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As Insurers Balk on Risk Sharing, Providers Take Charge

Philip Betbeze, for HealthLeaders Media, August 16, 2013

Many hospitals and health systems aren't waiting for insurers to implement risk sharing into their contracts. Instead, providers are experimenting on their own—especially those that already own health plans.

As the third annual HealthLeaders Media CFO Exchange in Colorado Springs winds down to a close, I am struck by the wide variety of experience around the country surrounding population health initiatives and risk sharing for hospitals and health systems.

Before I go on, there's nearly universal agreement that healthcare takes up too much of the nation's GDP, and that outside of rationing care, which is unlikely to happen even in the long-term, risk sharing is likely the best way to reduce cost growth.  

By risk sharing, I mean that at least part of hospital and physician payment is "at risk" based on how well providers meet certain targets on processes, overutilization, readmissions and other metrics.

In some geographical areas, health plans are being innovative. But in most areas, they don't seem to be, not on a broad scale, that is. Instead, with the consent of employers, payers are content to offload risk onto patients through high deductible health plans.

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3 comments on "As Insurers Balk on Risk Sharing, Providers Take Charge"


Phyllis Kritek, RN, PhD (8/19/2013 at 1:16 PM)
Pleased to see you covering this important development. It has been my sense that during the 1990s in particular, third party payers become the 800 lb. gorilla in health care. Many health care professionals felt powerless to address the shift in risk and power that left clinicians flummoxed. Being held hostage by profit driven insurers has benefitted neither the patient nor the health care professional. One of the most interesting aspects of the Affordable Care Act is the provision requiring insurers to cap profits.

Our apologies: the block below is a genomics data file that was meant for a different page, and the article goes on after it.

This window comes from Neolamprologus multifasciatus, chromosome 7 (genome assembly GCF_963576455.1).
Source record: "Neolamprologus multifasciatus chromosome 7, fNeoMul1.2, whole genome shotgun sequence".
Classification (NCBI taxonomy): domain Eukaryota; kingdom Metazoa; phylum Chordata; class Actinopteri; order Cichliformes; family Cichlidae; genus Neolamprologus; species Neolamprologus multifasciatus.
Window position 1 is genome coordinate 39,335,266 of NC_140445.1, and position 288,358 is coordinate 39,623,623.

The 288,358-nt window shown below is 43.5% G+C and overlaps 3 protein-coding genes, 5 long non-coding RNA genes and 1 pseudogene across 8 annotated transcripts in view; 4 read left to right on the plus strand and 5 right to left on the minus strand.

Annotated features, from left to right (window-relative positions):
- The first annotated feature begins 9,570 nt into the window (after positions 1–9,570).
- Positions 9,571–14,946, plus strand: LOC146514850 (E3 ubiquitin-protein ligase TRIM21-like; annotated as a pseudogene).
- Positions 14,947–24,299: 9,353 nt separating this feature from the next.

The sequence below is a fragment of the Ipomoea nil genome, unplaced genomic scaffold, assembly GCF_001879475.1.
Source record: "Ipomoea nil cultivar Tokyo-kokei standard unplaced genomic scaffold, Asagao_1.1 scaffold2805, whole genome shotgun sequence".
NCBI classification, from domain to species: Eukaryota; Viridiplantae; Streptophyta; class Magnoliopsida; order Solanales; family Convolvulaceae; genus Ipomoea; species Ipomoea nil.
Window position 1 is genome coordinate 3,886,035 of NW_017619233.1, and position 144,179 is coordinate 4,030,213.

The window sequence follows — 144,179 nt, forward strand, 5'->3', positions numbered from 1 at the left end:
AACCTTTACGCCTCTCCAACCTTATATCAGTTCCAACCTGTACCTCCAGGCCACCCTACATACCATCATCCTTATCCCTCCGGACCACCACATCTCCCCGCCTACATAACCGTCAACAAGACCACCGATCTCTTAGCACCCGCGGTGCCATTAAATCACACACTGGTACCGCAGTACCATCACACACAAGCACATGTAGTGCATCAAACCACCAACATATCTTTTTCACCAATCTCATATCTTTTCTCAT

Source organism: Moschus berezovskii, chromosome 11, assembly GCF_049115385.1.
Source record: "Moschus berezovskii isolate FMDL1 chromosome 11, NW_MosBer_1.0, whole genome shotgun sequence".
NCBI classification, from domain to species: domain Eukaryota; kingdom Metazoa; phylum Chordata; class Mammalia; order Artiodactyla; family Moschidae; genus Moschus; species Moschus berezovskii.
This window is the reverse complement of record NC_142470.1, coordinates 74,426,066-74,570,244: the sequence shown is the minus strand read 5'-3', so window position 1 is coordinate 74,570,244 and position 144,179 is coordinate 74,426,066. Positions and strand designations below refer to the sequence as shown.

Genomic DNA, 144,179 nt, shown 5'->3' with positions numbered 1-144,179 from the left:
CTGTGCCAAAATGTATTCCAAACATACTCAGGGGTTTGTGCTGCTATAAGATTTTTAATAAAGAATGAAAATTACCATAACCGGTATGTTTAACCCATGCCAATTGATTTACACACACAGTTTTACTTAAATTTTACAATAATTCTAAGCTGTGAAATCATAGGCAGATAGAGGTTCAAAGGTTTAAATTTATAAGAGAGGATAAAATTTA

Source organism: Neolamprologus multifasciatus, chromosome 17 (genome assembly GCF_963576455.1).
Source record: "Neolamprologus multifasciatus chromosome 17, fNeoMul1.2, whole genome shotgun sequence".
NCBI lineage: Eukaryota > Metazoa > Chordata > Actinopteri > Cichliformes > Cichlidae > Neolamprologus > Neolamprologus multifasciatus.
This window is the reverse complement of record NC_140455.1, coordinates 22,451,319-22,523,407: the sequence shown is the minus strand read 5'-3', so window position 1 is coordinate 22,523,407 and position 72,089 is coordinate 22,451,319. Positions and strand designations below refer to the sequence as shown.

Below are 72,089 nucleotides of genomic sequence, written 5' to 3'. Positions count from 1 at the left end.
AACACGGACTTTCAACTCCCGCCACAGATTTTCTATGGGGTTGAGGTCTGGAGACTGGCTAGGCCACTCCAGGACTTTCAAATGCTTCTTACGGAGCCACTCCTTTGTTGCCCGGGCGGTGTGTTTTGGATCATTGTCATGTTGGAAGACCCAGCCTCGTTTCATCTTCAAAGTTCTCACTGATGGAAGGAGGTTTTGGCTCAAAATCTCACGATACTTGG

bob sigmond (8/19/2013 at 11:57 AM)
AS money for health care becomes scarcer and scarcer, the function of insurers in the marketplace will become more and more dependent on their ability to share risk with providers, without excessive shifting of the risk back onto the insured patient and the patient's family. The obvious way for the insurers to proceed is to take over the complete management of the risk from the provider organizations. Insurers can contract with a provider organization to take over the complete pricing, billing and collection function by paying the provider organization a guaranteed single monthly check, based on a collaboratively developed annual budget, with close collaborative oversight, includng any necessary adjustments during the contract year. This arrangement guarantees the prvider organization from experiencing a negative bottom line, while doing away with unneeaary adversarial collection and utilizatiion problems, and with the provider organization no longer having any ivolvement at all with fees for service. Initialy, adventureome nsurers shouldl have little trouble staffing up to provide the neesary mony and services to a few demonstation provider organizations which are having increasing problems with growing negative bottom lines. Such orgnizations that don't want to close down will find that they will have less trouble maintainig their identity in close collabration with an insurer than with a welcoming provider organizaation looking to control a larger market. Such an adveenturesome insurer will do extremely well by helping the provider organiaiton to rduce expenditures and also by doing a much better job with collecions and with negotiations wih all the other third party payers. For details abot how the contracting insurer becomes involved in helpig the proovider organizaiton to reduce expeditures while provider income is increased, contact Robert Sigmod at 215-561-5730 or e-mail at bob@sigmond.us. I hope to hear from you. Best regards, Bob .

Todd (8/18/2013 at 10:38 AM)
All healthcare is NOT local. Tell that to Elisabeth Rosenthal or the guy who went to Belgium for surgery in the NY Times article.